Wednesday, January 16, 2013


For this post, let me paint you a picture all in words.  Just read, and imagine it with me...

That’s the way of the world.  Plant your flowers, grow a pearl.  Child is born with a heart of gold.  The way of the world makes his heart grow cold.  So sang Earth, Wind, and Fire back in 1975.  As witness we need look no further than the evil that was born long ago in a tenement flat on the East End of London, England.

Here lived the Grimstead family:  Roland Grimstead, his wife Penelope (“Penny”), and their little boy, Graeme.  Penny Hewitt Grimstead was a beautiful, gentle lady--far too beautiful, too gentle, and too much of a lady for the life she led.  What little money she could scrape together, she spent on her paintings--delicate, refined watercolors--and on her doting, adoring young son.  Graeme worshipped his mother, thought she was the center of the whole world, because of her kindness and humor and the little bits beauty and gentility that she brought into their hardscrabble, public-dole lives.  Unfortunately, whatever money did come into their flat that was not from the public dole came from Graeme’s father, who was everything that Graeme’s mother was not.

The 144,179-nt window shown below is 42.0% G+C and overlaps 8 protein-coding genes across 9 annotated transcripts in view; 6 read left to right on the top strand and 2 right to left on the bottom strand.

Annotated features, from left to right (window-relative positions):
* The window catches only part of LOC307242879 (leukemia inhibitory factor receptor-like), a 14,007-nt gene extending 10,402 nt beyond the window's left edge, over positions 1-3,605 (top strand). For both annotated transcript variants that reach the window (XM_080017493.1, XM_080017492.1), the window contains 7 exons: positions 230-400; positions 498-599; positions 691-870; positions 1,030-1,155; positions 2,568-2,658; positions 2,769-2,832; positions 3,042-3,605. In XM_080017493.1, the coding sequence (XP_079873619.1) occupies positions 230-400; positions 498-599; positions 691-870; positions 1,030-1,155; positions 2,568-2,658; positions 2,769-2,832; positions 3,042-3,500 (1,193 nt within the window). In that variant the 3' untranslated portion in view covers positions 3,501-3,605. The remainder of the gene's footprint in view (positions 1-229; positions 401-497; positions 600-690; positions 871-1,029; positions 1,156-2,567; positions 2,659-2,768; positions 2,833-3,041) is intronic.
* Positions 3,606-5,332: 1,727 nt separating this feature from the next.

Roland Grimstead was an unintelligent, uneducated, bitter, hard-drinking, angry man, whipped and beaten by a life in which no job ever lasted and any kind of prosperity was a dream or a cruel joke.  And the recipient of his anger was the woman he had gotten pregnant and married.  Penny had always seen, or tried to see, the good in Roland.  She had tried to help him and tried to love him.  What she had gotten back all too often was his belt or his fist or the back of his hand.  Sometimes the beatings were truly terrible.  But Penny took them all--to keep her husband’s hands off their child.  When Roland flew into one of his frustrated, liquor-soaked rages, Graeme ran and ducked for cover and shuddered and cried at the pain he knew was being inflicted on his mother.